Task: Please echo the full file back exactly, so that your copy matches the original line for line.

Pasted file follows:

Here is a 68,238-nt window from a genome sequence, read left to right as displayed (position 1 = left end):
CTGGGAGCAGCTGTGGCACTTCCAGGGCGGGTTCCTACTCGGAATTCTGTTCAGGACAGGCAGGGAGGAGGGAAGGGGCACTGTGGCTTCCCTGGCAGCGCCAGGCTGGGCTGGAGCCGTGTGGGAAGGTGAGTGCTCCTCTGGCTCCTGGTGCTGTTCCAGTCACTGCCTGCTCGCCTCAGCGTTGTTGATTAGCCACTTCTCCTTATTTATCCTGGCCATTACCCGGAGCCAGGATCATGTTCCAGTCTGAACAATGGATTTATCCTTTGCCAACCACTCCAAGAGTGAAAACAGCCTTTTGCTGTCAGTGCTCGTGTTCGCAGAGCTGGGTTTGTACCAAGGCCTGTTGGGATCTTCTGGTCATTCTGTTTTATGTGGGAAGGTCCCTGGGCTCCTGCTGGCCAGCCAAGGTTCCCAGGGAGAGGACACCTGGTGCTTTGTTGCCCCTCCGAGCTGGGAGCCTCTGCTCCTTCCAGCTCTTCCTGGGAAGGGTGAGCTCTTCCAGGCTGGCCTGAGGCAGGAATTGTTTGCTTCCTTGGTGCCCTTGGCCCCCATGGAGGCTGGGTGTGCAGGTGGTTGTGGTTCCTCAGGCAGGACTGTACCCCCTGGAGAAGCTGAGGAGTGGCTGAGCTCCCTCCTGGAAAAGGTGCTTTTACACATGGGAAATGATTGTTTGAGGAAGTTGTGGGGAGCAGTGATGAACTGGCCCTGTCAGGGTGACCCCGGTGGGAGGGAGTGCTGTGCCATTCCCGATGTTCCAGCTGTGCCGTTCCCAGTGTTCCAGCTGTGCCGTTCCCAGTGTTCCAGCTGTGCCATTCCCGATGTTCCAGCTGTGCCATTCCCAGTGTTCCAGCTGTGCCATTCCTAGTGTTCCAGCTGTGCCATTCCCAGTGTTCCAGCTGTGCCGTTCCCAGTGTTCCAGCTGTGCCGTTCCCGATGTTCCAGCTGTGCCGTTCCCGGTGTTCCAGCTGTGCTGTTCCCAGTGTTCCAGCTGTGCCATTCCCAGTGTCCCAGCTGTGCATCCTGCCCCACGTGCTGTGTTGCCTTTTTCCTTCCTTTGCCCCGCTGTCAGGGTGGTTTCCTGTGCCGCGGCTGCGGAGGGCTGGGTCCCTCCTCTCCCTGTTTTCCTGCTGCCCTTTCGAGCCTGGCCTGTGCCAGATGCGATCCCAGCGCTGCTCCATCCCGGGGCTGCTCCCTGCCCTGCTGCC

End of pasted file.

Here is a 68,238-nt window from a genome sequence, read left to right as displayed (position 1 = left end):
CTGGGAGCAGCTGTGGCACTTCCAGGGCGGGTTCCTACTCGGAATTCTGTTCAGGACAGGCAGGGAGGAGGGAAGGGGCACTGTGGCTTCCCTGGCAGCGCCAGGCTGGGCTGGAGCCGTGTGGGAAGGTGAGTGCTCCTCTGGCTCCTGGTGCTGTTCCAGTCACTGCCTGCTCGCCTCAGCGTTGTTGATTAGCCACTTCTCCTTATTTATCCTGGCCATTACCCGGAGCCAGGATCATGTTCCAGTCTGAACAATGGATTTATCCTTTGCCAACCACTCCAAGAGTGAAAACAGCCTTTTGCTGTCAGTGCTCGTGTTCGCAGAGCTGGGTTTGTACCAAGGCCTGTTGGGATCTTCTGGTCATTCTGTTTTATGTGGGAAGGTCCCTGGGCTCCTGCTGGCCAGCCAAGGTTCCCAGGGAGAGGACACCTGGTGCTTTGTTGCCCCTCCGAGCTGGGAGCCTCTGCTCCTTCCAGCTCTTCCTGGGAAGGGTGAGCTCTTCCAGGCTGGCCTGAGGCAGGAATTGTTTGCTTCCTTGGTGCCCTTGGCCCCCATGGAGGCTGGGTGTGCAGGTGGTTGTGGTTCCTCAGGCAGGACTGTACCCCCTGGAGAAGCTGAGGAGTGGCTGAGCTCCCTCCTGGAAAAGGTGCTTTTACACATGGGAAATGATTGTTTGAGGAAGTTGTGGGGAGCAGTGATGAACTGGCCCTGTCAGGGTGACCCCGGTGGGAGGGAGTGCTGTGCCATTCCCGATGTTCCAGCTGTGCCGTTCCCAGTGTTCCAGCTGTGCCGTTCCCAGTGTTCCAGCTGTGCCATTCCCGATGTTCCAGCTGTGCCATTCCCAGTGTTCCAGCTGTGCCATTCCTAGTGTTCCAGCTGTGCCATTCCCAGTGTTCCAGCTGTGCCGTTCCCAGTGTTCCAGCTGTGCCGTTCCCGATGTTCCAGCTGTGCCGTTCCCGGTGTTCCAGCTGTGCTGTTCCCAGTGTTCCAGCTGTGCCATTCCCAGTGTCCCAGCTGTGCATCCTGCCCCACGTGCTGTGTTGCCTTTTTCCTTCCTTTGCCCCGCTGTCAGGGTGGTTTCCTGTGCCGCGGCTGCGGAGGGCTGGGTCCCTCCTCTCCCTGTTTTCCTGCTGCCCTTTCGAGCCTGGCCTGTGCCAGATGCGATCCCAGCGCTGCTCCATCCCGGGGCTGCTCCCTGCCCTGCTGCC